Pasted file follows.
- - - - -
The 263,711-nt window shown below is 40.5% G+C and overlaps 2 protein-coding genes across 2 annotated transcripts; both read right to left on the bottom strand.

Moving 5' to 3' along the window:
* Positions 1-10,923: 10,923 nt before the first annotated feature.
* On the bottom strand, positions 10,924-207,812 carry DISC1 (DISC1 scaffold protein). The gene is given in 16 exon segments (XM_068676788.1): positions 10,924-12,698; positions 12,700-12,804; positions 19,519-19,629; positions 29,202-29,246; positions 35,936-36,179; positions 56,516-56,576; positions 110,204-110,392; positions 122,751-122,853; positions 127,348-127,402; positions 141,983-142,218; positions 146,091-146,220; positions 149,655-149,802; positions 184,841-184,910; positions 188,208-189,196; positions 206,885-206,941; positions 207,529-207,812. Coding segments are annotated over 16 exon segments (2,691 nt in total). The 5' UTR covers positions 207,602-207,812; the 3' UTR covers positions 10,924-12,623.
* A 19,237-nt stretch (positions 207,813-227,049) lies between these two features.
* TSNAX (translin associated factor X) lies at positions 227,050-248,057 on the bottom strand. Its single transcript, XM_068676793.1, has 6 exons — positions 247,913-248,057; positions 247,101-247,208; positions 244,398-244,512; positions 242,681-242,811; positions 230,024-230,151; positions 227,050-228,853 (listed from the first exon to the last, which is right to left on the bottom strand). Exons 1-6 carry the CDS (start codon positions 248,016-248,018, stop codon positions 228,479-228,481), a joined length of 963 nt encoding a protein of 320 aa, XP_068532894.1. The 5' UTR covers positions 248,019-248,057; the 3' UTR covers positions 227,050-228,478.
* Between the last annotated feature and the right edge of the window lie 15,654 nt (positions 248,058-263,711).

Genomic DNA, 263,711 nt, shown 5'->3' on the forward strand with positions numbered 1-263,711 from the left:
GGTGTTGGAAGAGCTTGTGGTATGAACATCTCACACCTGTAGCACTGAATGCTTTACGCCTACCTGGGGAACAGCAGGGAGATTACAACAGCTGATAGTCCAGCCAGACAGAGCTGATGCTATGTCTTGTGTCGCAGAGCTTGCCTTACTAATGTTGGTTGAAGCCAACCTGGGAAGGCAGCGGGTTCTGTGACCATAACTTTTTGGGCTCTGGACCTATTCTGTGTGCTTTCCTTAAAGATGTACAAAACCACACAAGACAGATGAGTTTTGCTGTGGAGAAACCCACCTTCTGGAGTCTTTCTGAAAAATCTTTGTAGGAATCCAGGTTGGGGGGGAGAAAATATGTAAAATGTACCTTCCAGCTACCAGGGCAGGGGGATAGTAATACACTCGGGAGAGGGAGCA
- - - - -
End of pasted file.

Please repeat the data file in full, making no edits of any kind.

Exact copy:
The 263,711-nt window shown below is 40.5% G+C and overlaps 2 protein-coding genes across 2 annotated transcripts; both read right to left on the bottom strand.

Moving 5' to 3' along the window:
* Positions 1-10,923: 10,923 nt before the first annotated feature.
* On the bottom strand, positions 10,924-207,812 carry DISC1 (DISC1 scaffold protein). The gene is given in 16 exon segments (XM_068676788.1): positions 10,924-12,698; positions 12,700-12,804; positions 19,519-19,629; positions 29,202-29,246; positions 35,936-36,179; positions 56,516-56,576; positions 110,204-110,392; positions 122,751-122,853; positions 127,348-127,402; positions 141,983-142,218; positions 146,091-146,220; positions 149,655-149,802; positions 184,841-184,910; positions 188,208-189,196; positions 206,885-206,941; positions 207,529-207,812. Coding segments are annotated over 16 exon segments (2,691 nt in total). The 5' UTR covers positions 207,602-207,812; the 3' UTR covers positions 10,924-12,623.
* A 19,237-nt stretch (positions 207,813-227,049) lies between these two features.
* TSNAX (translin associated factor X) lies at positions 227,050-248,057 on the bottom strand. Its single transcript, XM_068676793.1, has 6 exons — positions 247,913-248,057; positions 247,101-247,208; positions 244,398-244,512; positions 242,681-242,811; positions 230,024-230,151; positions 227,050-228,853 (listed from the first exon to the last, which is right to left on the bottom strand). Exons 1-6 carry the CDS (start codon positions 248,016-248,018, stop codon positions 228,479-228,481), a joined length of 963 nt encoding a protein of 320 aa, XP_068532894.1. The 5' UTR covers positions 248,019-248,057; the 3' UTR covers positions 227,050-228,478.
* Between the last annotated feature and the right edge of the window lie 15,654 nt (positions 248,058-263,711).

Genomic DNA, 263,711 nt, shown 5'->3' on the forward strand with positions numbered 1-263,711 from the left:
GGTGTTGGAAGAGCTTGTGGTATGAACATCTCACACCTGTAGCACTGAATGCTTTACGCCTACCTGGGGAACAGCAGGGAGATTACAACAGCTGATAGTCCAGCCAGACAGAGCTGATGCTATGTCTTGTGTCGCAGAGCTTGCCTTACTAATGTTGGTTGAAGCCAACCTGGGAAGGCAGCGGGTTCTGTGACCATAACTTTTTGGGCTCTGGACCTATTCTGTGTGCTTTCCTTAAAGATGTACAAAACCACACAAGACAGATGAGTTTTGCTGTGGAGAAACCCACCTTCTGGAGTCTTTCTGAAAAATCTTTGTAGGAATCCAGGTTGGGGGGGAGAAAATATGTAAAATGTACCTTCCAGCTACCAGGGCAGGGGGATAGTAATACACTCGGGAGAGGGAGCA